Chevy Volt Battery Fires Could Prove a Setback for Electric Cars, But Let's Not Panic
Regulators are Investigating Battery Safety IssuesNow's not the best time for battery-powered products. Anyone reading the media would be led to believe that they are catching fire at the drop of a hat; There was the iPhone combusting spontaneously in a plane in Australia, some laptops that blew up, and now the Chevrolet Volt has been in the news because two battery packs caught fire after crash tests by regulators, and another one emitted sparks after being damaged. This led the National Highway Traffic Safety Administration to begin a safety defect probe, and GM to offer free loaners to any Volt owners who would like one because of safety concerns.
Details on the Volt Battery ProblemsHere is what the NHTSA has released about the tests that caused battery fires:
This past May, NHTSA crashed a Chevy Volt in an NCAP test designed to measure the vehicle's ability to protect occupants from injury in a side collision. During that test, the vehicle's battery was damaged and the coolant line was ruptured. When a fire involving the test vehicle occurred more than three weeks after it was crashed, the agency concluded that the damage to the vehicle's lithium-ion battery during the crash test led to the fire. Since that fire incident, NHTSA has taken a number of steps to gather additional information about the potential for fire in electric vehicles involved in a crash, including working with the Department of Energy and the Department of Defense-in close coordination with experts from General Motors-to complete rigorous tests of the Volt's lithium-ion batteries.
In an effort to recreate the May test, NHTSA conducted three tests last week on the Volt's lithium-ion battery packs that intentionally damaged the battery compartment and ruptured the vehicle's coolant line. Following a test on November 16 that did not result in a fire, a temporary increase in temperature was recorded in a test on November 17. During the test conducted on November 18 using similar protocols, the battery pack was rotated within hours after it was impacted and began to smoke and emit sparks shortly after rotation to 180 degrees. NHTSA's forensic analysis of the November 18 fire incident is continuing this week. Yesterday, the battery pack that was tested on November 17 and that had been continually monitored since the test caught fire at the testing facility. The agency is currently working with DOE, DOD, and GM to assess the cause and implications of yesterday's fire. In each of the battery tests conducted in the past two weeks, the Volt's battery was impacted and rotated to simulate a real-world, side-impact collision into a narrow object such as a tree or a pole followed by a rollover.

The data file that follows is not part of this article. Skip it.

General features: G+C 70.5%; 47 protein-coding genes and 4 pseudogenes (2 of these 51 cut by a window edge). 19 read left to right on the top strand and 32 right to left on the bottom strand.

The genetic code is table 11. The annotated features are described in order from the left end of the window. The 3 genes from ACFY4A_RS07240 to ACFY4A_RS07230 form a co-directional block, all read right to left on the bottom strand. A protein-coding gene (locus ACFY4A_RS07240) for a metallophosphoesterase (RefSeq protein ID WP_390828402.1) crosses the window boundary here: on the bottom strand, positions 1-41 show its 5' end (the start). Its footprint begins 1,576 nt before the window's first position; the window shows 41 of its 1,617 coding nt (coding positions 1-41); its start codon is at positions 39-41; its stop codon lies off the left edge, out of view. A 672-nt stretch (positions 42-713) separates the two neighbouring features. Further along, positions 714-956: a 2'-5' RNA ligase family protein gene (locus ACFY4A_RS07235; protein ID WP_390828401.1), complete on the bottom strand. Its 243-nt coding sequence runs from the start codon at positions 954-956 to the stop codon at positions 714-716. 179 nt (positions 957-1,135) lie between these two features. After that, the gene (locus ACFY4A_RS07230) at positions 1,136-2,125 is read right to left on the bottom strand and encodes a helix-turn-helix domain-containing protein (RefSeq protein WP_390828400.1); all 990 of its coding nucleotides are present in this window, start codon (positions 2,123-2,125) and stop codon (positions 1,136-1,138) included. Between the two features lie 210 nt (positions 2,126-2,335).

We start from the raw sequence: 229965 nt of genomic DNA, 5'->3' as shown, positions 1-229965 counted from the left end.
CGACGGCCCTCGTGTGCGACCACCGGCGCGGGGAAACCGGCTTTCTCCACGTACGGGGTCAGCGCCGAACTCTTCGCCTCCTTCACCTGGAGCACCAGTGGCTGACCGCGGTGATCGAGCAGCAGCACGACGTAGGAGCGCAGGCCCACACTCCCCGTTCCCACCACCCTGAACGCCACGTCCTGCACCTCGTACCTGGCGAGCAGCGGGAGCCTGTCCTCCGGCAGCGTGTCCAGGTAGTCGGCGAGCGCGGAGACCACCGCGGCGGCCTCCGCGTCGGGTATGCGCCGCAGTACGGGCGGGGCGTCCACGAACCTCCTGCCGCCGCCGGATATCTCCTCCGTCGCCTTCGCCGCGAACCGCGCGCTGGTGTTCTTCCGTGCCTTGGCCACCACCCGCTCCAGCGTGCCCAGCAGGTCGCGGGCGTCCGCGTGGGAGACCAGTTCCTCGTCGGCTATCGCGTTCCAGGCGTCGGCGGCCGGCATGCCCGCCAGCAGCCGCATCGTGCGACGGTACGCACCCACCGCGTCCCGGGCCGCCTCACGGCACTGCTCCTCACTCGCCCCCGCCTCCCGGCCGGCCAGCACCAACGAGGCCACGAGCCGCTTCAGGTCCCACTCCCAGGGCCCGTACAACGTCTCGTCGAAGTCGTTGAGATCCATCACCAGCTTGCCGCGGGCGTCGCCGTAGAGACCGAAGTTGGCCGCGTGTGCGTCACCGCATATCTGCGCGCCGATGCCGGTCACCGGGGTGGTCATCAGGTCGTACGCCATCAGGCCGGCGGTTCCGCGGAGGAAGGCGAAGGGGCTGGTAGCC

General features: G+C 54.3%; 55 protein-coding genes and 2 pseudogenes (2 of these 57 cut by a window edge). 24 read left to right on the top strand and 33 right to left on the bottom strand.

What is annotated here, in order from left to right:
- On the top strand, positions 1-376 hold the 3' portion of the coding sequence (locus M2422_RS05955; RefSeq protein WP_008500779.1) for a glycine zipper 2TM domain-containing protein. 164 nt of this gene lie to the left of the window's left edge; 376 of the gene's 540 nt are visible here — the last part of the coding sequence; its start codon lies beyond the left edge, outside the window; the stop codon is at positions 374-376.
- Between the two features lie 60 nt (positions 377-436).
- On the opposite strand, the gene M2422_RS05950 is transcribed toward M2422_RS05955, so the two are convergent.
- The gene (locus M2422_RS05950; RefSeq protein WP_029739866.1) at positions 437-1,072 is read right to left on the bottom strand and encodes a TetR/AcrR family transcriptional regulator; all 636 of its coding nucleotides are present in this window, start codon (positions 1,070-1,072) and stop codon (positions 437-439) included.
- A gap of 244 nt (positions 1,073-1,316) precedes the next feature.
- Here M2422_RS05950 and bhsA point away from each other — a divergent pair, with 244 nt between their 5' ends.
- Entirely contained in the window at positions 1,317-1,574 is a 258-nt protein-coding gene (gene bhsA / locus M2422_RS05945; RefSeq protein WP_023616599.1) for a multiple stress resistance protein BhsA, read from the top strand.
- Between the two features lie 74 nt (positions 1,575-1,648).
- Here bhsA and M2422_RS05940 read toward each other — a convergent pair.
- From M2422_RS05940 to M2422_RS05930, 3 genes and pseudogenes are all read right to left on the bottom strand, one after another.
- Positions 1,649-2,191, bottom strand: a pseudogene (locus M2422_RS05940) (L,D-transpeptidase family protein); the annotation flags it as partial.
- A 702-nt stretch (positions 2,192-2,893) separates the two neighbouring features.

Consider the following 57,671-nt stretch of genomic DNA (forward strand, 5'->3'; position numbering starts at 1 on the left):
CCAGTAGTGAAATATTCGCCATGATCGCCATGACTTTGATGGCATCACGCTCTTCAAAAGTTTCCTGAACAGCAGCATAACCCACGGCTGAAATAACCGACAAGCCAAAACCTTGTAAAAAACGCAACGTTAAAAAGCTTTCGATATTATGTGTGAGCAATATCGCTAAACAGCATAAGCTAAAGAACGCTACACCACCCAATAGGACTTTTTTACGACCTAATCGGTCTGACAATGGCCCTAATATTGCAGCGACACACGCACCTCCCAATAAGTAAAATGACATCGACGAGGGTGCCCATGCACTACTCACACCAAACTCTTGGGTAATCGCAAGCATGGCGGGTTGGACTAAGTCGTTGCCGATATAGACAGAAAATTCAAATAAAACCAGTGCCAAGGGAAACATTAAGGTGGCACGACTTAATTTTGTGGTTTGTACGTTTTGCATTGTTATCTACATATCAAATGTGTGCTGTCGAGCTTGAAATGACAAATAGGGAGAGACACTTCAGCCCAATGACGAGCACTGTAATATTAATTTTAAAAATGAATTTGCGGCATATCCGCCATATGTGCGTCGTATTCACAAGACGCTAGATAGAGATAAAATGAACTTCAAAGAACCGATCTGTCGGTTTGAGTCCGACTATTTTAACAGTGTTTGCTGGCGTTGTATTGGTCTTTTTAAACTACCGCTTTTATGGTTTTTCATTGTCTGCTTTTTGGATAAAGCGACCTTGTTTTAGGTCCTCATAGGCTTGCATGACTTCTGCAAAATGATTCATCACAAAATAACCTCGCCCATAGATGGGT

NHTSA is not aware of any roadway crashes that have resulted in battery-related fires in Chevy Volts or other vehicles powered by lithium-ion batteries.
Let's Keep Some Perspective...As you can read above, this isn't a case of: BANG, impact, and then a big Hollywood fireball explosion. This is damage to the battery that wasn't fixed and led to a fire or sparks later. This is still dangerous and all known problems should be fixed and mitigated, but it all goes back to the fact that if you store a lot of readily usable energy in a dense manner, you are risking fires and explosion. It's exactly the same with gasoline and diesel cars, but familiarity has lead us to treat them as relatively safe.
I suspect the same will happen with battery-electric cars. Over time, once there are lots of them on the road and it turns out that they are pretty much as safe as anything else (or possibly safer, after a few generations of incremental improvements), people won't give it a second thought. The same thing more or less happened with hybrids in the past decade. At first they were considered exotic and some people didn't trust them, but since then, cars like the Toyota Prius have become common and unexceptional. This is not surprising since carmakers invest so much into new vehicles that they make sure to test them very thoroughly before they are released. This isn't a perfect process, but it does catch a lot of the worst problems, and it has been getting better over time (modern cars are much safer than cars from a few decades ago).
Careful About Double StandardsSo while I am worried about safety for all vehicles, let's not forget that the IIHS gave the Volt "Good" ratings all around, and that the NHTSA gave the Volt 3 five-star ratings, an almost perfect rating.
What I'm afraid of is that enemies of electric cars - those who love the status quo of gas-guzzling vehicles - will use this to create bad PR for EVs, slowing down adoption of a technology that isn't perfect, but that is much better than what we have now. It's still better to walk, bike, or take transit, but if you are going to get a car, it's better for it to run on electricity from a grid that will get progressively cleaner rather than burn fossil fuels.
Safety issues need to be resolved when they are present, but there should not be a double-standard where electric vehicles are scrutinized while the old failing of gasoline and diesel cars are overlooked just because we are more familiar with them. It's also worth remembering that human factors are by far the most important thing when it comes to road safety.